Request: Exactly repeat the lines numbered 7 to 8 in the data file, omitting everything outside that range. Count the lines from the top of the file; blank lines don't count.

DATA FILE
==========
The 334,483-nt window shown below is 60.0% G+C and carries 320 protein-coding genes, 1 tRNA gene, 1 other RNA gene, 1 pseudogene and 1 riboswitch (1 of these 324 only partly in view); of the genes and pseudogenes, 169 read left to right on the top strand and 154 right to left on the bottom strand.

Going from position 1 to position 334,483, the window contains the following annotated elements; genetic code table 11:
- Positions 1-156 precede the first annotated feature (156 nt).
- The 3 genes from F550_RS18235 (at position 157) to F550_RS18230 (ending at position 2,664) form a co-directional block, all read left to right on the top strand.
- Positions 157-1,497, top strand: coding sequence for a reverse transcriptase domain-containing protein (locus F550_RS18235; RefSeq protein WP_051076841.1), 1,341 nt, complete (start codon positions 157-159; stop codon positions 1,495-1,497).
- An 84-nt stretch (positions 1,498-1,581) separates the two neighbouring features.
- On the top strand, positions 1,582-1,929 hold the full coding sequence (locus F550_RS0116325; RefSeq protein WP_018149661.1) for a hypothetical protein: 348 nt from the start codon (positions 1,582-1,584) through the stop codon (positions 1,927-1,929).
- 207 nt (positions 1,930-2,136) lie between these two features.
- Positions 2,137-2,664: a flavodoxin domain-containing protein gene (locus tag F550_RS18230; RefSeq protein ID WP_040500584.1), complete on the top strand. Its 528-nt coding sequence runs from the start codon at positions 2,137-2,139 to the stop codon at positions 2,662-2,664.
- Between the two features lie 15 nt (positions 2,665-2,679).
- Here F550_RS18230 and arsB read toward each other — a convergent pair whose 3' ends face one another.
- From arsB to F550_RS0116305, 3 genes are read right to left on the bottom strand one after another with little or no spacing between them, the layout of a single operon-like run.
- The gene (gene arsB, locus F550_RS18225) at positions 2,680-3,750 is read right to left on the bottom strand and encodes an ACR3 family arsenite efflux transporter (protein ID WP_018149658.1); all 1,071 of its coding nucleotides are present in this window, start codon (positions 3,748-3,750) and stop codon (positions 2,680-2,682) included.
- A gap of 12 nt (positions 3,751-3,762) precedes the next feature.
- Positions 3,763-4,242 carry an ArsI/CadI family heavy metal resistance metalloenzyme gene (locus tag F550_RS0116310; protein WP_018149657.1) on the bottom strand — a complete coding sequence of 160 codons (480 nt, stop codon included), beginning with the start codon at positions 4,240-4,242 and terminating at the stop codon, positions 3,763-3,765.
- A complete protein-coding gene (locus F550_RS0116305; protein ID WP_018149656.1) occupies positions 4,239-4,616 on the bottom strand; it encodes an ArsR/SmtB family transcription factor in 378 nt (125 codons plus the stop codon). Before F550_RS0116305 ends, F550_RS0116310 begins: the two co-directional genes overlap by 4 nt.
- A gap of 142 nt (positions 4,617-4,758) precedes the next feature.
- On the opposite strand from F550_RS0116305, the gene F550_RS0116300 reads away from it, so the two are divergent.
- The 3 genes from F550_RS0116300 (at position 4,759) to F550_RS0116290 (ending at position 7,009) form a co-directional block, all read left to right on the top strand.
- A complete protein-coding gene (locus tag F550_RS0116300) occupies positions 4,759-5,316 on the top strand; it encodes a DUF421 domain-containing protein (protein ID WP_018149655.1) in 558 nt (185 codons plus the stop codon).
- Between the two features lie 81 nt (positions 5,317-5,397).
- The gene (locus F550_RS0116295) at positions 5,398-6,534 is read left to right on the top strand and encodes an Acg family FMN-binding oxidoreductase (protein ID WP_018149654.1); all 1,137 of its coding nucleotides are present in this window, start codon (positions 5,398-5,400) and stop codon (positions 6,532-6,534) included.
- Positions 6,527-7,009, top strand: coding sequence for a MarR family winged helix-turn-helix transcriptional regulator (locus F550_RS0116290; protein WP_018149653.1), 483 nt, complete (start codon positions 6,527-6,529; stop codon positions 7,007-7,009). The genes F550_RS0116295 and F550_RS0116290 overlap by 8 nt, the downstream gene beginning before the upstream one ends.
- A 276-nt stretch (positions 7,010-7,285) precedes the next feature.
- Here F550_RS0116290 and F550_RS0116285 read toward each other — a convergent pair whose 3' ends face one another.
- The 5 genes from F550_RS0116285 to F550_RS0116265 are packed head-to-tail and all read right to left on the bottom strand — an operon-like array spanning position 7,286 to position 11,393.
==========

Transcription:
- On the top strand, positions 1,582-1,929 hold the full coding sequence (locus F550_RS0116325; RefSeq protein WP_018149661.1) for a hypothetical protein: 348 nt from the start codon (positions 1,582-1,584) through the stop codon (positions 1,927-1,929).
- 207 nt (positions 1,930-2,136) lie between these two features.